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Technological Er The Internet 's Effect On The Human Brains Neural Pathways

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Technological Era: The Internet’s Effect on the Human Brains Neural Pathways The twenty-first century has been an era of such grand advancements in technology. From the invention of the two way video calling application, Skype, to the multi useful Apple iPhone, technology has created a less patient, multi tasking, more connected to the world around them, consumer. Walking down the street, people are constantly checking in with their technology, whether it its responding to a text, replying to an Instagram comment or reading the latest article on the CNN news app on their iPad. Technology has become a regular part of many North American’s life whether it be for the better or for the good. Schools are leaning towards teaching through SMART…show more content…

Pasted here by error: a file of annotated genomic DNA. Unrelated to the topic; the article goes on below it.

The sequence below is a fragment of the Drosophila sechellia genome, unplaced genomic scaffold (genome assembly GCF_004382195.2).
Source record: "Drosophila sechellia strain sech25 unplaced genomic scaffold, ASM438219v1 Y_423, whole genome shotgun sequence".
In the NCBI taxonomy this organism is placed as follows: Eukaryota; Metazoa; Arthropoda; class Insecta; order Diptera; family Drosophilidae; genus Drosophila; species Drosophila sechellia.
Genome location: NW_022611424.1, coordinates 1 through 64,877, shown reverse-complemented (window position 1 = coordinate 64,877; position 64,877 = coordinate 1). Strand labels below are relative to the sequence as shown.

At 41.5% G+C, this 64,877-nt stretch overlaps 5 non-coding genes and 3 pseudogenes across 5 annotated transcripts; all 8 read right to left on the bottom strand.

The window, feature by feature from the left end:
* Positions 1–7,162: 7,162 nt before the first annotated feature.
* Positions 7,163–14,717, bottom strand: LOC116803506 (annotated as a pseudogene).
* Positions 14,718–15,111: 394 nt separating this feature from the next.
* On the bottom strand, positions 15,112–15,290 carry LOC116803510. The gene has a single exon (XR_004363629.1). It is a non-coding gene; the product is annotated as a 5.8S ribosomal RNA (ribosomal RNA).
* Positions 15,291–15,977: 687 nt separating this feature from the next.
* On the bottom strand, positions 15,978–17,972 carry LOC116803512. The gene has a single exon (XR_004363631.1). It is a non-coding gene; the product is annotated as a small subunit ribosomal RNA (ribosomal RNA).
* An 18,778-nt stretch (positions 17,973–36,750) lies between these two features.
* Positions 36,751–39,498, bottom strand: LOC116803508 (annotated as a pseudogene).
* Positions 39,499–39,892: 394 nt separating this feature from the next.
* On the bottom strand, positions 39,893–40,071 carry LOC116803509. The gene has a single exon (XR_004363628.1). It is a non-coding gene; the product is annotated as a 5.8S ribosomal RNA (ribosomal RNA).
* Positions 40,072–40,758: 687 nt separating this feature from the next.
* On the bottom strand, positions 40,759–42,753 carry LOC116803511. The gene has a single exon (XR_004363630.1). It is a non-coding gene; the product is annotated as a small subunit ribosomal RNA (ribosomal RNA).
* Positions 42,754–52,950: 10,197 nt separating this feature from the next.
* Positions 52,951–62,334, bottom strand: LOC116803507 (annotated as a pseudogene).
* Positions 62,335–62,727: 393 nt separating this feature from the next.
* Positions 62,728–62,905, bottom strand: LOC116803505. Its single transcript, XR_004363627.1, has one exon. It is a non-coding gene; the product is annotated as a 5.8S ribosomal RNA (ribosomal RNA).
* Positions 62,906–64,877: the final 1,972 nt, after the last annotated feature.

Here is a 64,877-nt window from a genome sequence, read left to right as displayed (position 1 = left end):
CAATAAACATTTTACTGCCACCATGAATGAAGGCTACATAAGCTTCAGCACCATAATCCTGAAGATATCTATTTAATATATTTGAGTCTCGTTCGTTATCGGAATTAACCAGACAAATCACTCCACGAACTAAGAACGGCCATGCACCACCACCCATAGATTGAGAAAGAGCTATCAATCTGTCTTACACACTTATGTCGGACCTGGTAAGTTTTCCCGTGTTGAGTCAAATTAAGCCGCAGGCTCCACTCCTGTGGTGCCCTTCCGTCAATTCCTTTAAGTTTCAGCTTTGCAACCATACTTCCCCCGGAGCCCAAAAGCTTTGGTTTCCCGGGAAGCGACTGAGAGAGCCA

From the readings off the MRI’s scanner, Dr. Smalls noticed that the brain activity of the veteran internet users was noticeably higher than of those that were new internet users. Furthermore, he came to find that spending significant time on the internet reroutes the brains pathways in a quick and distinctive manner. Pushing his findings further, Small experimented onward with the new internet users commanding them to spend an hour daily searching the internet. After analyzing this study Small found that the new users had now developed a “distinctive neural pathway” that the veteran internet users possessed too. Carr now recalls when computers started coming around in the 1980’s people thought it would allow students to think in a more rounded way because of the quick, and vast way that they received information online. According to Carr, some of effects on the brain from the constant use of internet was “disrupting concentration of the brain and weakening compression.” (Carr) To sum up the negative effect of the internet on the brain, Carr suggests that the easy access that the internet gives to us about countless forms of information has turned humans into “shallow thinkers, literally chaining the structure of our brain” (Carr). Onward, Carr notes how hypertext was believed to improve critical thinking
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